Superstar vitamin drives down respiratory infections
One billion... it's one of those numbers that's so big it's hard to wrap your head around it. That's how many upper respiratory infections and colds occur every single year in the United States alone.
Since the U.S. population is hovering around 315 million right now that means every single one of us could suffer through three colds a year and still not have reached the total number of these annual infections. That adds up to a whole lot of sniffles, sneezes, and coughs. Not to mention a slew of missed school and work days.
And if you're not in the best health, are very young, or happen to be a senior these infections are...well, if you'll pardon the pun, nothing to sneeze at. Serious upper respiratory infections account for a staggering 100 million emergency room visits every year.
Yet, despite all those visits to the E.R., mainstream medicine still can do very little to prevent these infections, and has nothing to offer when it comes to the common cold. That is until some scientists got the bright idea to borrow a page from the naturopath's handbook. They finally decided to take a good look at vitamin D.
Visiting the Department of "D"uh
The recent study published in the British Medical Journal confirmed what many of us have said for years (and years, and years), vitamin D can slash your risk of upper respiratory infections.
But the researchers from the Karolinska Institute and Karolinska University Hospital wanted to find out more than just if vitamin D could help prevent and relieve respiratory infections. They wondered what kind of effect the vitamin would have on people who were prone to these kinds of infections. After all, those of us who slog through the most colds and infections naturally need the most help, right?
So they conducted a double-blind randomized controlled trial (that's the really good kind) with 140 volunteers who had been suffering with respiratory tract symptoms for at least six weeks in the year prior to the study. The divided them up randomly into two groups.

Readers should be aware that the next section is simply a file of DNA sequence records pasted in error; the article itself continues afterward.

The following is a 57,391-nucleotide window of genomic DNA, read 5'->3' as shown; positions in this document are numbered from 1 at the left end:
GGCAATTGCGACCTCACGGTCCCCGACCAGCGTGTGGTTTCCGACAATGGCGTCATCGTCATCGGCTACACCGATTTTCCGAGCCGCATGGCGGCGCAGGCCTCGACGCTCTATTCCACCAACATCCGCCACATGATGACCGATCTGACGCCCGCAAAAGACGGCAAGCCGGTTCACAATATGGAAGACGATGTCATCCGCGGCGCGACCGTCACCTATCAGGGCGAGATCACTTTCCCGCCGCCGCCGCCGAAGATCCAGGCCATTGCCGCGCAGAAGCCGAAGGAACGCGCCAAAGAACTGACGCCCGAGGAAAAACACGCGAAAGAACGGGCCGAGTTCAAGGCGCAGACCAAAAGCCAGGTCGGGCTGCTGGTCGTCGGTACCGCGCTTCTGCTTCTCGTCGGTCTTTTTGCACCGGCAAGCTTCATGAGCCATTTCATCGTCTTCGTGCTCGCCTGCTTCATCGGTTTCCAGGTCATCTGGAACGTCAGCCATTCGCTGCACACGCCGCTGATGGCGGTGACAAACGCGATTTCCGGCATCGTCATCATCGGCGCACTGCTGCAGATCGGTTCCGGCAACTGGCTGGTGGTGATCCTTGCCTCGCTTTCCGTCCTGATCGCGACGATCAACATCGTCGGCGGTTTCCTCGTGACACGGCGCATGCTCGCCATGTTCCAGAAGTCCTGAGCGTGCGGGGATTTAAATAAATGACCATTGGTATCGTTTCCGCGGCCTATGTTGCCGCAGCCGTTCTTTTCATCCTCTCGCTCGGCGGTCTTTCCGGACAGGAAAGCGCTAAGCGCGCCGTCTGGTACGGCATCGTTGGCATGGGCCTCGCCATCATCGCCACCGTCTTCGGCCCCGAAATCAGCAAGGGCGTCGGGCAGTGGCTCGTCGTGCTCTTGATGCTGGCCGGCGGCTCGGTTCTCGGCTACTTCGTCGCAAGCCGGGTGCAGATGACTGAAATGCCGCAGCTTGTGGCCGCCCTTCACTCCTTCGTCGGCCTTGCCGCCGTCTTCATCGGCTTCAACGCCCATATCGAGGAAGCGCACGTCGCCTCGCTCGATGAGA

"High" dose of D is actually low
The one group received 4000 IUs of vitamin D3 daily for a year. Now 4000 IU is what the researchers refer to as a "high" dose, but I call a little on the low side. Keep in mind that your own body produces about 10,000 IUs of this stuff in just 30 minutes of sun exposure. I usually recommend starting at 5,000 IUs. And for some...like the elderly or those who live far from the equator...that still may be too low.
The second (unlucky) group got a daily placebo instead.
The results were striking. Especially when you consider that the mainstream typically says there's nothing much you can do for these kinds of infections beyond throwing antibiotics at them (which, of course, won't do a darn thing in the case of viral infections anyway).
D slashes infections by 25%
The volunteers who lucked out and got the daily D3 had their respiratory symptoms plummet by 25 percent! Even more exciting, they slashed their antibiotic use by almost half.
In the end, the vitamin group spent 16 days during the study period taking antibiotics for their upper respiratory infections. But the placebo takers spent a full 33 days downing the tummy-troubling drugs. And, overall, the D3 group was 63.5 percent less likely to need antibiotics.
Talk about powerful results!
Oh, and if you're thinking that this "D for respiratory infections" experiment sounds a tad familiar, you're right. A group of New Zealand researchers recently announced the results of a study in which they claimed that D failed the test and didn't reduce the severity or number of infections.
Don't let those results confuse you. Their study was full of holes.
A flawed study gives flawed results
First of all the D was given to volunteers who were already perfectly healthy and who had normal D levels to begin with. Let's face it, you're certainly not going to see dramatic results when you give supplements to already healthy people.
And while the New Zealand scientists had the right idea when it came to amounts...they used much higher doses of D....they totally blew it when it came to execution. They skipped over the whole daily dose thing giving the D much less often. Since research has found that taking vitamins every day is most effective I'm honestly not surprised that they didn't see any significant results.
To bump up your vitamin D levels I recommend spending more time out in the sun. However, realistically many of us can't get all the D we need from sunshine alone. And of course in the winter months it becomes even more of a challenge to keep those levels up, so a vitamin D supplement is often a good idea.
But don't just start downing bottles of D on your own. It's best to work with a doctor skilled in natural medicine to determine the right dose of D for you. After all, everyone's needs are going to be a bit different.
P.S. -- Keep reading below for more on vitamin D levels and their link to headaches.